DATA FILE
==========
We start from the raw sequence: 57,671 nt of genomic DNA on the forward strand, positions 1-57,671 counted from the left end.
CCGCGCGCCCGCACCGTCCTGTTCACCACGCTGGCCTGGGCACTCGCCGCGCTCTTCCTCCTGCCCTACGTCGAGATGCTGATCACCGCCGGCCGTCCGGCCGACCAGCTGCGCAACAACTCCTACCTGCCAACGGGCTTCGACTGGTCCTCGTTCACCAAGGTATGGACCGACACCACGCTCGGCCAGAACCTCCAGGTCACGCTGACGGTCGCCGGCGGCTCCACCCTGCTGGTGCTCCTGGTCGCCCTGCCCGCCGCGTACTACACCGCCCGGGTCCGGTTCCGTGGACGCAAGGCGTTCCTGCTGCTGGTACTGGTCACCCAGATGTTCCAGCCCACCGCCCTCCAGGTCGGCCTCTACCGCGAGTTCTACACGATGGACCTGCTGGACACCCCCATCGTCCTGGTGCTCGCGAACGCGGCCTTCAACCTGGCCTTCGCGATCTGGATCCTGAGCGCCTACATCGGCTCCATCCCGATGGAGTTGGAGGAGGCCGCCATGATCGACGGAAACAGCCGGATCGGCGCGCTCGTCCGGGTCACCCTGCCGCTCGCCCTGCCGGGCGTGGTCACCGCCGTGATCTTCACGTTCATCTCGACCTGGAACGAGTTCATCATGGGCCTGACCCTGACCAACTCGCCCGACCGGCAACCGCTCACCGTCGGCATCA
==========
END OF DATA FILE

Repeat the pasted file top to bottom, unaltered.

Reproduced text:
We start from the raw sequence: 57,671 nt of genomic DNA on the forward strand, positions 1-57,671 counted from the left end.
CCGCGCGCCCGCACCGTCCTGTTCACCACGCTGGCCTGGGCACTCGCCGCGCTCTTCCTCCTGCCCTACGTCGAGATGCTGATCACCGCCGGCCGTCCGGCCGACCAGCTGCGCAACAACTCCTACCTGCCAACGGGCTTCGACTGGTCCTCGTTCACCAAGGTATGGACCGACACCACGCTCGGCCAGAACCTCCAGGTCACGCTGACGGTCGCCGGCGGCTCCACCCTGCTGGTGCTCCTGGTCGCCCTGCCCGCCGCGTACTACACCGCCCGGGTCCGGTTCCGTGGACGCAAGGCGTTCCTGCTGCTGGTACTGGTCACCCAGATGTTCCAGCCCACCGCCCTCCAGGTCGGCCTCTACCGCGAGTTCTACACGATGGACCTGCTGGACACCCCCATCGTCCTGGTGCTCGCGAACGCGGCCTTCAACCTGGCCTTCGCGATCTGGATCCTGAGCGCCTACATCGGCTCCATCCCGATGGAGTTGGAGGAGGCCGCCATGATCGACGGAAACAGCCGGATCGGCGCGCTCGTCCGGGTCACCCTGCCGCTCGCCCTGCCGGGCGTGGTCACCGCCGTGATCTTCACGTTCATCTCGACCTGGAACGAGTTCATCATGGGCCTGACCCTGACCAACTCGCCCGACCGGCAACCGCTCACCGTCGGCATCA